Warm Up Your Home Staging
Home staging—the practice of arranging furnishings and decor in a house so buyers can envision living there—is becoming an ever-more important tool for home sellers. In fact, studies show that staged homes sell 88% faster and for 20% more money than those that aren't staged. And yet: Home staging can be taken too far. Home sellers sometimes clear out every last family photo, pillow, and doo-dad until their house looks like a hotel for Scandinavian robots. How do you stage your home with warmth, so it looks as though humans live there? And by humans, we mean very tidy people with excellent taste but who still do stuff like eat and entertain? Here's how to strike that warm yet aspirational balance, so that buyers feel that your house is the perfect place for them.
You still need to declutter
Even if you think you’re a minimalist, the truth is, we all tend to collect a lot of stuff. And that stuff is going to distract people from seeing the best features of your home. So reduce, reduce, reduce. You will probably end up adding a few things back in, but it’s easier to see what to keep if you’re starting with a nearly empty slate, so to speak.
Furniture: Keep only the right stuff
How do you know how much of your furniture to keep? When Margulies works with estate sales, he keeps this principle in mind: “You’re trying to highlight the best attributes of the space.” So he’ll rearrange furniture (and remove some pieces) in order to make a room look and feel as spacious as possible. You want enough furniture to make the room comfortable, but not so much that people miss architectural details and the feel of the space itself.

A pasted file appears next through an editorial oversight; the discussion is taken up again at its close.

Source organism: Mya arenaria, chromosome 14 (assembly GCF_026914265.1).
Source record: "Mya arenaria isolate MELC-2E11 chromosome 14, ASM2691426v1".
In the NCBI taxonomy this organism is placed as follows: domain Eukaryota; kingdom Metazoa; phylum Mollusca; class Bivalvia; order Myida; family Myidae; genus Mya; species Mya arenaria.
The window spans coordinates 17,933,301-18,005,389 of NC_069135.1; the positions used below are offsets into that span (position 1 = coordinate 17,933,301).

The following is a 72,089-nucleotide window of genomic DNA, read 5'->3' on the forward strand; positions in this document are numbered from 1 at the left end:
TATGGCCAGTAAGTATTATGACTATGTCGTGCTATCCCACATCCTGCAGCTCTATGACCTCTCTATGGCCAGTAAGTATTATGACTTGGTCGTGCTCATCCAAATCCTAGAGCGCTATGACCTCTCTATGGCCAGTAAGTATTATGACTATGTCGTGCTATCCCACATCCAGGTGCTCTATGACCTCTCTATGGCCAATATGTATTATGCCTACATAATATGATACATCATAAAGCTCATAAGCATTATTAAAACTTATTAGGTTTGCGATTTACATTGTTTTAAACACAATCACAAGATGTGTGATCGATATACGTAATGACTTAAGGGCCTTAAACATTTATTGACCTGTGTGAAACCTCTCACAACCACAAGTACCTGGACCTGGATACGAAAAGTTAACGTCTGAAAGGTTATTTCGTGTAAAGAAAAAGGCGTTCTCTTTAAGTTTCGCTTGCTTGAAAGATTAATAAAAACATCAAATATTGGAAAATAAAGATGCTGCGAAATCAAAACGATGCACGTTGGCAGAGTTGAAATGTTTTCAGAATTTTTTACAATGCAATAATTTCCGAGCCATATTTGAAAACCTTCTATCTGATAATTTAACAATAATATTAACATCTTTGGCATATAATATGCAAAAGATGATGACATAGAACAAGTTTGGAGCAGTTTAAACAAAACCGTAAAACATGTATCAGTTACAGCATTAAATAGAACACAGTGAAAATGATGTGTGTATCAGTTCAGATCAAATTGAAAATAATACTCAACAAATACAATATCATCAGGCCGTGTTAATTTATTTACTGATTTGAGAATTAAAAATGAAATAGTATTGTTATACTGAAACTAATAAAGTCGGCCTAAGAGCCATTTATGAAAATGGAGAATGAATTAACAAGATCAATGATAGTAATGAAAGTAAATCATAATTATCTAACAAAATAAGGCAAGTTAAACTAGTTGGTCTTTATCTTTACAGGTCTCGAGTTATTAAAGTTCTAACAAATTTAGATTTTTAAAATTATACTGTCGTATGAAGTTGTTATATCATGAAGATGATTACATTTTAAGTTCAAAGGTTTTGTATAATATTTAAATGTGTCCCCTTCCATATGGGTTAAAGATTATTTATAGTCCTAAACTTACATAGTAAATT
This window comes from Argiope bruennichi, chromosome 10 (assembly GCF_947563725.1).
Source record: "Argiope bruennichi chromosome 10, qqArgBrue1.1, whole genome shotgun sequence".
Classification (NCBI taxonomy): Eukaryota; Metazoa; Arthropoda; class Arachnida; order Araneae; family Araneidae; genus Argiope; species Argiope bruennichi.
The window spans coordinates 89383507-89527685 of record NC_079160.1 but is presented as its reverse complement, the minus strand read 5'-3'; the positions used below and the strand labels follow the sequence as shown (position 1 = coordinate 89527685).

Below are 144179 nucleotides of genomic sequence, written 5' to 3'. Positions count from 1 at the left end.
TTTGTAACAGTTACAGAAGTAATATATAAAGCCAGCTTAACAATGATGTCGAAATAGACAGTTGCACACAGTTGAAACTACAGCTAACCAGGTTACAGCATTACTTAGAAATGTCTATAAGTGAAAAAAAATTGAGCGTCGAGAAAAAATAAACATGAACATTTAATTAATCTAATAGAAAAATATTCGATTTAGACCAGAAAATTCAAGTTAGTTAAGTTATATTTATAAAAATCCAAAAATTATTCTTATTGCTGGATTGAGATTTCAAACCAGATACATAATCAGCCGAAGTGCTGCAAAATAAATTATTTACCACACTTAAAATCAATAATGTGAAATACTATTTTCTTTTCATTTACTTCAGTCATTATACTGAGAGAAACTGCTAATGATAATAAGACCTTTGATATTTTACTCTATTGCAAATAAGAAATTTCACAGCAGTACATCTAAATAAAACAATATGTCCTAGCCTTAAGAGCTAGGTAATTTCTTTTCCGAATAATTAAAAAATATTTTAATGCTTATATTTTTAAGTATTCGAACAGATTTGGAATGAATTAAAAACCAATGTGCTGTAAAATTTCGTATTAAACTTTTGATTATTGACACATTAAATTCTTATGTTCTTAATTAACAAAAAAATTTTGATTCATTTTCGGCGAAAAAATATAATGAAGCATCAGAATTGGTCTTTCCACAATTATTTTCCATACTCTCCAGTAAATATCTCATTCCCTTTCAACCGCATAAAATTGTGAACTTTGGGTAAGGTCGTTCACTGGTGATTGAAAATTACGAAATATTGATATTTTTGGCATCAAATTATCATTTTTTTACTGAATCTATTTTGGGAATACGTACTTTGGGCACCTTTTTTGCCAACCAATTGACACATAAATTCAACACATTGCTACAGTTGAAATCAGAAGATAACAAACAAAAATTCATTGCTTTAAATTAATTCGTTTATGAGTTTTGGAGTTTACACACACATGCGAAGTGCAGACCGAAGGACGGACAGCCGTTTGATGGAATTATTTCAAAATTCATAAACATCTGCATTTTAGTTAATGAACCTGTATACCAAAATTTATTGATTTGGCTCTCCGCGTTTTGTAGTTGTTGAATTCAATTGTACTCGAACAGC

If you are renting furniture to stage your home, don’t pick sets. The "matchy-matchy" look can create a sterile atmosphere.
Warm up your lighting
Directional lighting, such as spotlights or track lighting, can create shadowy corners. What you want instead are rooms that are evenly lit throughout. This is especially important in the front entryway and in kitchens.
You also want to make sure that the light casts a warm glow. So avoid those harsh, blueish LED light bulbs. Once you’ve got your primary lighting set, you can add in a subtle glow.
Don’t be afraid of color
All the walls should be white, right? Not necessarily. While you don’t want to hit prospective buyers with a kaleidoscope of different colors in every room, one accent wall of color in the right place can be effective.
Bring in the green
Another way to make a minimalist space feel warm and vibrant is to add plants. So grab an arrangement, or opt for easy-to-care-for houseplants in attractive pots.
Now add some personal details
Contrary to conventional wisdom, you don’t have to banish every last personal object from your home before you show it. Find the best ones, in the best frames (or have quality portraits reframed).
Yes, you can have a few throw pillows out. Just make sure they’re in good repair and in bright, harmonizing colors (this is another area that shouldn’t be matchy-matchy). And, if you have a dining area, set the table, and maybe add a candlestick, or fresh flowers.
A fresh coat of paint throughout is almost always in order. But don’t leave those walls blank. Margulies adds well-framed art and photos to blank walls that need some visual interest. It may help to take everything down, select your most attractive pieces, and then hang those in areas you want to highlight.
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